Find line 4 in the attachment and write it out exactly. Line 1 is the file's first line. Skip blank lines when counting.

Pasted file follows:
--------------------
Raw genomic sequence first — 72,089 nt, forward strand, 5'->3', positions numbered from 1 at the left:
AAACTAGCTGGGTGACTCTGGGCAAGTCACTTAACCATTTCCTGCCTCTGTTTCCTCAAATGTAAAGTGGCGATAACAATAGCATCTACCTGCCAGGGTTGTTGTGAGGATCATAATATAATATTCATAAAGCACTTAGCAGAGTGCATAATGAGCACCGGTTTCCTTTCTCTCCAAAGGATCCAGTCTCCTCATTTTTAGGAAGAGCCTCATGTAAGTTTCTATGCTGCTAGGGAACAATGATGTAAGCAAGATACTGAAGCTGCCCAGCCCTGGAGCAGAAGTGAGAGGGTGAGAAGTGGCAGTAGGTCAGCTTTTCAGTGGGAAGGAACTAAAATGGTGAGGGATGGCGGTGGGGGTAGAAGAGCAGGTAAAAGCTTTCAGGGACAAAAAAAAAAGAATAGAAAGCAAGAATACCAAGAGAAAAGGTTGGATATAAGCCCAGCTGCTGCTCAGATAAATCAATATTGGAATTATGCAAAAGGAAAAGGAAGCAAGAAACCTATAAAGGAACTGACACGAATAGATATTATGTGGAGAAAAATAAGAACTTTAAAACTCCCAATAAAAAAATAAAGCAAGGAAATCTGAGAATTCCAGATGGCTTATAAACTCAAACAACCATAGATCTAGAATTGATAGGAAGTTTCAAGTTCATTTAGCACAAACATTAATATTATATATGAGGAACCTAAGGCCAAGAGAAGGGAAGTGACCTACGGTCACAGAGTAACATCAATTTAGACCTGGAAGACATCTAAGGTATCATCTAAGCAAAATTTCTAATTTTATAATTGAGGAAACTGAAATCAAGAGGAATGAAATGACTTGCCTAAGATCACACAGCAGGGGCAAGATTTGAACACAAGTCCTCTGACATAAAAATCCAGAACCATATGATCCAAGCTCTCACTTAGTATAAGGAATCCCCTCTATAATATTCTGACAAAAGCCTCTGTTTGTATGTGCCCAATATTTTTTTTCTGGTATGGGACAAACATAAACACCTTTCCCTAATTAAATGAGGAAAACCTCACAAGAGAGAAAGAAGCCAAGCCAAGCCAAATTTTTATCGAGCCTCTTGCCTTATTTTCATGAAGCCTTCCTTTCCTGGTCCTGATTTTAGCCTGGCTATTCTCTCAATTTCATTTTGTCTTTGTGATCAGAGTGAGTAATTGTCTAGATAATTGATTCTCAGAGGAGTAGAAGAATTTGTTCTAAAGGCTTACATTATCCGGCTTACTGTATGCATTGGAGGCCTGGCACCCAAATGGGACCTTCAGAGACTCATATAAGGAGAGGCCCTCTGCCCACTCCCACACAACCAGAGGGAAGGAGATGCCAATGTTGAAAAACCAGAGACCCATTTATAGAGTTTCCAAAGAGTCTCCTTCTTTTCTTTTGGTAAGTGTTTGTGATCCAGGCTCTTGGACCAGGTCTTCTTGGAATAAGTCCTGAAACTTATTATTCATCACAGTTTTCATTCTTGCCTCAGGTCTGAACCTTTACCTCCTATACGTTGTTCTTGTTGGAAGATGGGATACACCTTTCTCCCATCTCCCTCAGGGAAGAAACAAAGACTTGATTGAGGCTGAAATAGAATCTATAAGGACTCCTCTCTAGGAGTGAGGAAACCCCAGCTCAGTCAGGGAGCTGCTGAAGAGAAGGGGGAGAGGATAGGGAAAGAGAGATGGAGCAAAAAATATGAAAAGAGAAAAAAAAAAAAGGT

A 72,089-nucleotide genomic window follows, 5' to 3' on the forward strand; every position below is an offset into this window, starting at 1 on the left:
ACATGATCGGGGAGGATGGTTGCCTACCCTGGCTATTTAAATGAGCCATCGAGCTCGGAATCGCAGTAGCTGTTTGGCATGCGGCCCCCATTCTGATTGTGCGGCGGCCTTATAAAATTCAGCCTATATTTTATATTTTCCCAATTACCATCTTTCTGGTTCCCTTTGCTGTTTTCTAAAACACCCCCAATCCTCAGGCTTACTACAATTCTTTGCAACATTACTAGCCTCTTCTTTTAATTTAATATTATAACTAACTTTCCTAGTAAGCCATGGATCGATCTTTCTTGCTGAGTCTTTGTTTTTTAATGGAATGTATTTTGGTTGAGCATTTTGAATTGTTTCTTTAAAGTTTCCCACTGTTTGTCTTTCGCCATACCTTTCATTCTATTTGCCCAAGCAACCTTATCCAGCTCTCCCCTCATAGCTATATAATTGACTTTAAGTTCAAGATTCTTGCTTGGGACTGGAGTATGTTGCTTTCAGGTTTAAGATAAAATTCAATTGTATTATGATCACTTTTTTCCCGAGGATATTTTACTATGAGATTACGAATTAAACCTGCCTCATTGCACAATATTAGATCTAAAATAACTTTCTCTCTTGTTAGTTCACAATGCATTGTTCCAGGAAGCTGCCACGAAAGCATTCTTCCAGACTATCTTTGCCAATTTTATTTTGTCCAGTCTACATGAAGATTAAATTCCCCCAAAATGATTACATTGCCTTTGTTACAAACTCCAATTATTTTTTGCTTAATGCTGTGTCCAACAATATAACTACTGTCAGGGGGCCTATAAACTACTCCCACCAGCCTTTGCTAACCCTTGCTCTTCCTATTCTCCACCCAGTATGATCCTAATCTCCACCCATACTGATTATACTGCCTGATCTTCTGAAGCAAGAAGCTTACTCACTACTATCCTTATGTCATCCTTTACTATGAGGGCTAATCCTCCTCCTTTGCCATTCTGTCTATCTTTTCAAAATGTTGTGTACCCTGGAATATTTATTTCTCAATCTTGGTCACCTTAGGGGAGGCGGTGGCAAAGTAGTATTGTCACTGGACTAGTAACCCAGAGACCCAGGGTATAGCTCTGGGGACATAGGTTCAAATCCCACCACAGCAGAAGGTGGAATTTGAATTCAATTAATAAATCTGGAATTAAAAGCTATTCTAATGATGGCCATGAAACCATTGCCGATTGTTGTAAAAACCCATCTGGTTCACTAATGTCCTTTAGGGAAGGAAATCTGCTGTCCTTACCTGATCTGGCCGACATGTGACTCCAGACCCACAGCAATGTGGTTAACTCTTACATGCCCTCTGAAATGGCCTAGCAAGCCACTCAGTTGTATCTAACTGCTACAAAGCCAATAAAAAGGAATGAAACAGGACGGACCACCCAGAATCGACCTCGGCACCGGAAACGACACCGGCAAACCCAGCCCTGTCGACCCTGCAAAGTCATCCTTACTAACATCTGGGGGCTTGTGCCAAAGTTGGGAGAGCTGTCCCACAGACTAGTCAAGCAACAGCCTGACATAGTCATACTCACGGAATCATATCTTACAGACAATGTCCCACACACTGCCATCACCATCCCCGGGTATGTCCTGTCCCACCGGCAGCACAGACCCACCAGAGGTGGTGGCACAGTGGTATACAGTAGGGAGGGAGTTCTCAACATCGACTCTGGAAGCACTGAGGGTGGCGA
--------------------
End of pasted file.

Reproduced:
ACATGATCGGGGAGGATGGTTGCCTACCCTGGCTATTTAAATGAGCCATCGAGCTCGGAATCGCAGTAGCTGTTTGGCATGCGGCCCCCATTCTGATTGTGCGGCGGCCTTATAAAATTCAGCCTATATTTTATATTTTCCCAATTACCATCTTTCTGGTTCCCTTTGCTGTTTTCTAAAACACCCCCAATCCTCAGGCTTACTACAATTCTTTGCAACATTACTAGCCTCTTCTTTTAATTTAATATTATAACTAACTTTCCTAGTAAGCCATGGATCGATCTTTCTTGCTGAGTCTTTGTTTTTTAATGGAATGTATTTTGGTTGAGCATTTTGAATTGTTTCTTTAAAGTTTCCCACTGTTTGTCTTTCGCCATACCTTTCATTCTATTTGCCCAAGCAACCTTATCCAGCTCTCCCCTCATAGCTATATAATTGACTTTAAGTTCAAGATTCTTGCTTGGGACTGGAGTATGTTGCTTTCAGGTTTAAGATAAAATTCAATTGTATTATGATCACTTTTTTCCCGAGGATATTTTACTATGAGATTACGAATTAAACCTGCCTCATTGCACAATATTAGATCTAAAATAACTTTCTCTCTTGTTAGTTCACAATGCATTGTTCCAGGAAGCTGCCACGAAAGCATTCTTCCAGACTATCTTTGCCAATTTTATTTTGTCCAGTCTACATGAAGATTAAATTCCCCCAAAATGATTACATTGCCTTTGTTACAAACTCCAATTATTTTTTGCTTAATGCTGTGTCCAACAATATAACTACTGTCAGGGGGCCTATAAACTACTCCCACCAGCCTTTGCTAACCCTTGCTCTTCCTATTCTCCACCCAGTATGATCCTAATCTCCACCCATACTGATTATACTGCCTGATCTTCTGAAGCAAGAAGCTTACTCACTACTATCCTTATGTCATCCTTTACTATGAGGGCTAATCCTCCTCCTTTGCCATTCTGTCTATCTTTTCAAAATGTTGTGTACCCTGGAATATTTATTTCTCAATCTTGGTCACCTTAGGGGAGGCGGTGGCAAAGTAGTATTGTCACTGGACTAGTAACCCAGAGACCCAGGGTATAGCTCTGGGGACATAGGTTCAAATCCCACCACAGCAGAAGGTGGAATTTGAATTCAATTAATAAATCTGGAATTAAAAGCTATTCTAATGATGGCCATGAAACCATTGCCGATTGTTGTAAAAACCCATCTGGTTCACTAATGTCCTTTAGGGAAGGAAATCTGCTGTCCTTACCTGATCTGGCCGACATGTGACTCCAGACCCACAGCAATGTGGTTAACTCTTACATGCCCTCTGAAATGGCCTAGCAAGCCACTCAGTTGTATCTAACTGCTACAAAGCCAATAAAAAGGAATGAAACAGGACGGACCACCCAGAATCGACCTCGGCACCGGAAACGACACCGGCAAACCCAGCCCTGTCGACCCTGCAAAGTCATCCTTACTAACATCTGGGGGCTTGTGCCAAAGTTGGGAGAGCTGTCCCACAGACTAGTCAAGCAACAGCCTGACATAGTCATACTCACGGAATCATATCTTACAGACAATGTCCCACACACTGCCATCACCATCCCCGGGTATGTCCTGTCCCACCGGCAGCACAGACCCACCAGAGGTGGTGGCACAGTGGTATACAGTAGGGAGGGAGTTCTCAACATCGACTCTGGAAGCACTGAGGGTGGCGA